Lenisha Smith, a FEMA spokeswoman, said there was “no need” for that aid because another program, called direct lease assistance, provides similar services “without the additional complexities and red tape.” However, critics like Christiaan Perez, a spokesman for LatinoJustice PRLDEF, say direct lease is too narrow to benefit most of the needy Puerto Rican families.
The group sued Saturday in federal court in Massachusetts, which has the highest population of families receiving temporary sheltering assistance after Florida and Puerto Rico. Federal District Judge Leo T. Sorokin issued a limited temporary restraining order in the case late Saturday.
FEMA has spent more than $84 million on temporary sheltering assistance for Puerto Rican evacuees of Hurricanes Irma and Maria, Ms. Smith said.
With little hope to stay in their motel rooms — and no interest in taking FEMA up on free airfare back to Puerto Rico by Sunday — the Super 8 families prepared on Saturday to say goodbye. At least two families were headed to board a bus to Ohio; a recent local job fair featuring Ohio companies, including an auto parts manufacturer, resulted in several job offers.
Others, like Mr. Olmeda, found apartments locally after extensive searching. His wife, Christine González, 26, said her husband would come home at 6 a.m. from his overnight shift at the Home Depot, sleep until 8 a.m., and spend the rest of the day hunting for a place to rent. The hurricane blew away their home in Cayey, the couple said; they found their infant son’s crib strewn on the street outside.
“We’re not going back,” Ms. González, who is working for a local advocacy group, said as she scooped up her son, Kahil, who is now 1. “Things in Puerto Rico are still bad.”
Manny Ayala, director of community engagement for the local Episcopal Office of Latino Assistance, said his agency, which continues to staff a disaster relief center and steer families to a monthly food pantry, sees new Puerto Rican families every week.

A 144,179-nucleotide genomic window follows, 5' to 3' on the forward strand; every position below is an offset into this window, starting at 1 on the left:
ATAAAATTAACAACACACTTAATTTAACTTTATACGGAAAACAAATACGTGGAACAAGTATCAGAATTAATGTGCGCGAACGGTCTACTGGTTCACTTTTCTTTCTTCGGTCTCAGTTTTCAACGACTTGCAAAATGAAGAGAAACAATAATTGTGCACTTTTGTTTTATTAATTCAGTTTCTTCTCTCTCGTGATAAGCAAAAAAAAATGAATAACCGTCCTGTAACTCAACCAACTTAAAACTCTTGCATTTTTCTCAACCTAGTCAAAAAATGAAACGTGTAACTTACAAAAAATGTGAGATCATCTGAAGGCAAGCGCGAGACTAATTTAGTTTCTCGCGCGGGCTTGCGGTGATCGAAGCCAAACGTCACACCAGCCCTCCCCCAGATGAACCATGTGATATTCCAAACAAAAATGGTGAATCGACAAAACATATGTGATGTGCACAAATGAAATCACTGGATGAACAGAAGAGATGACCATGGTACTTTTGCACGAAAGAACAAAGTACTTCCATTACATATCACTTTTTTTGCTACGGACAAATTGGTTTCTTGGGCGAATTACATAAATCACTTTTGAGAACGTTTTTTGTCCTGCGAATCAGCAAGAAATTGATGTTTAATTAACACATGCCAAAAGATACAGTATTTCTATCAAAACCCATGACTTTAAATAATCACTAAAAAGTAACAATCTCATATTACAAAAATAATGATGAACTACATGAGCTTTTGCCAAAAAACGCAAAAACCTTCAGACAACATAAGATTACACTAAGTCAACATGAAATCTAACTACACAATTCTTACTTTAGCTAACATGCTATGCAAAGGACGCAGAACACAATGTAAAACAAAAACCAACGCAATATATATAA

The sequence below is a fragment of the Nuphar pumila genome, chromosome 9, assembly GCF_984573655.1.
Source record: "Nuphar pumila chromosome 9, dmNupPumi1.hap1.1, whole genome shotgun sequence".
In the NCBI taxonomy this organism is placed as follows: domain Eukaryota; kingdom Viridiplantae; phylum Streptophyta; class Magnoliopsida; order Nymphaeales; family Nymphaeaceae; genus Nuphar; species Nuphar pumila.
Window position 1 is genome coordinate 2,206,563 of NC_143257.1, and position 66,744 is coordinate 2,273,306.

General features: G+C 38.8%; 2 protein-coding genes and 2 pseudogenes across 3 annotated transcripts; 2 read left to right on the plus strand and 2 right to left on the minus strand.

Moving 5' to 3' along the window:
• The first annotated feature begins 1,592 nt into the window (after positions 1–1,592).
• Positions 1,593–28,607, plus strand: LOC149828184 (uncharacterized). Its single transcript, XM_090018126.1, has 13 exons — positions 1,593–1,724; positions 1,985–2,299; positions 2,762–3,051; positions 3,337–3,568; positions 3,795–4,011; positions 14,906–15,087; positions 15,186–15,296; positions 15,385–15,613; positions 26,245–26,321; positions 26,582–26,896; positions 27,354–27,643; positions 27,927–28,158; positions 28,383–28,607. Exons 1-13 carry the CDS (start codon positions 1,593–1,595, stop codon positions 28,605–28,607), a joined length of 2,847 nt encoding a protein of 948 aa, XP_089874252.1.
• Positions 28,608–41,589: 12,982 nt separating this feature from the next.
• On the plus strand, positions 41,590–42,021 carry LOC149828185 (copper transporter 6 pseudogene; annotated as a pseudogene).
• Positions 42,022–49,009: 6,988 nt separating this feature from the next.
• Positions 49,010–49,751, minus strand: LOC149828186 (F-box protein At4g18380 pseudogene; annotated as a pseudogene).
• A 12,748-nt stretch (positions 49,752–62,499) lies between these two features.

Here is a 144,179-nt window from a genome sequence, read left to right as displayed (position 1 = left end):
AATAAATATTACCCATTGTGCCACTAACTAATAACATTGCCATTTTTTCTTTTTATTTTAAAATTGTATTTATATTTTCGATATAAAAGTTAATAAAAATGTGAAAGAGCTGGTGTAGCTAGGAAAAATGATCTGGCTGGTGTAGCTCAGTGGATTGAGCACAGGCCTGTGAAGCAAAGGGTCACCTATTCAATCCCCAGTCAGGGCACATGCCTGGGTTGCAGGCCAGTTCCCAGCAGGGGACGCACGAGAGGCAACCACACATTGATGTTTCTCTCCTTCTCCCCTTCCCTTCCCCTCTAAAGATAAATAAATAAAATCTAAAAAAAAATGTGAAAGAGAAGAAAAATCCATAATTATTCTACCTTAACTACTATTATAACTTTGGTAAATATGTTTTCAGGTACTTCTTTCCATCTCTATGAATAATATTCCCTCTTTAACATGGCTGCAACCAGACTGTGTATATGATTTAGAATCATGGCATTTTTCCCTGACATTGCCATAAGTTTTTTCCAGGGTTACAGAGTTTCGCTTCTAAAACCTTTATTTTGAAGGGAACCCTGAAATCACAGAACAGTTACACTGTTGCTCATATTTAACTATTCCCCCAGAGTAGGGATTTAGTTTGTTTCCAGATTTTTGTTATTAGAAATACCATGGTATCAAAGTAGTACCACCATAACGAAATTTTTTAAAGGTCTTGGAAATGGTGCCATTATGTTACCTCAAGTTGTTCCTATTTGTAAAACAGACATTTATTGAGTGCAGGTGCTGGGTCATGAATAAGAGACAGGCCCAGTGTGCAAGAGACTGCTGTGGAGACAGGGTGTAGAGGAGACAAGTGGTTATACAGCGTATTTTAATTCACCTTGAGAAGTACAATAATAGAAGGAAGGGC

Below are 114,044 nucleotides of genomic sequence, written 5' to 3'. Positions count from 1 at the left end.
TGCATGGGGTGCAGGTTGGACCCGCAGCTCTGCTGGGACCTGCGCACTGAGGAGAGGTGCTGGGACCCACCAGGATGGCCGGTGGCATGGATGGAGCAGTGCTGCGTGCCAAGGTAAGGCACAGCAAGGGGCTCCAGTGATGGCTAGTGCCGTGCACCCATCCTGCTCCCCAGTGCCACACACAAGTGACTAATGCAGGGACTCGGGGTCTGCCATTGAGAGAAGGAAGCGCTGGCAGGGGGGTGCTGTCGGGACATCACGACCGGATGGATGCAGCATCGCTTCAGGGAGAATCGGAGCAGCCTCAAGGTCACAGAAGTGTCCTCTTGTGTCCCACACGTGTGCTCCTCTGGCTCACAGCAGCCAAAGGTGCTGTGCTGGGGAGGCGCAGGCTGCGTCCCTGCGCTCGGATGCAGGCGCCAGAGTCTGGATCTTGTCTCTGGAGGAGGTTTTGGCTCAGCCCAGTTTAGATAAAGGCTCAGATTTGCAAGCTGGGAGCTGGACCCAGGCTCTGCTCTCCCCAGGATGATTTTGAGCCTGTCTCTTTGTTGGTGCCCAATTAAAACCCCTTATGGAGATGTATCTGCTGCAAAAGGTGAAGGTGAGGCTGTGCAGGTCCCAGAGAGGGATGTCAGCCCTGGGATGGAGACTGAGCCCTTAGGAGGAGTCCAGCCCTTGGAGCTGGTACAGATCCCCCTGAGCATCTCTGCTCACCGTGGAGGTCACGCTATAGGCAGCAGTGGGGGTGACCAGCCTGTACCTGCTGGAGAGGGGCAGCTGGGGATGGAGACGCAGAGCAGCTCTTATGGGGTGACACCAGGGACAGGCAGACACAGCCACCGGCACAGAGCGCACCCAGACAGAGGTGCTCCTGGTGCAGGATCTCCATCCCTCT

“They don’t know the public transportation system. They don’t know the language. They don’t know about food stamps,” he said. “They don’t know that you pay car insurance monthly.”
Public housing units have long wait lists. Many evacuees have trouble affording a security deposit and first and last month’s rent, as well as condo background checks and application fees.
“I’m crazy to go back, but my daughter doesn’t want me to,” said Angela Vásquez, 83.
Her daughter, Yolanda Aguirre, said her sons, ages 19 and 14, don’t want to return. The 19-year-old found a job at Disney, she said, and her husband is working at an AutoZone. They found an apartment.
“You can’t expect the government to be giving you everything,” Ms. Aguirre said, adding that the family was very grateful for FEMA’s assistance.
Some Puerto Ricans were hesitant to talk about their precarious financial situations, fearing backlash from Puerto Ricans on the island who question their dependence on public assistance, they said.
“People on Facebook say we Puerto Ricans are begging to the government,” said Luz González, 41. “‘How nice it must be to be on vacation for seven months.’ We’re not at the pool. We’re not at Disney.”
“Boricuas criticizing boricuas,” lamented her mother, Guadalupe Berdecía, 61, using a Spanish term for Puerto Ricans.
Ms. Berdecía said she had arthritis, high blood pressure, diabetes and thyroid problems. Ms. González stays home to help her but knows she must soon find work. On Sunday, the two will leave their motel room for an apartment with a rent of $1,310 a month. She said they were approved as tenants only after Ms. González showed them her mother’s bank statement showing $8,000 from FEMA, compensation for losing their possessions in Puerto Rico.
Cellphone pictures show the family’s home on the island shredded by the storm. Ms. González said they arrived in Florida with three pairs of pants and three shirts each. On Saturday, mother and daughter wore clothes given to them by the Red Cross. Ms. Berdecía’s shirt was blue and said “MERICA.”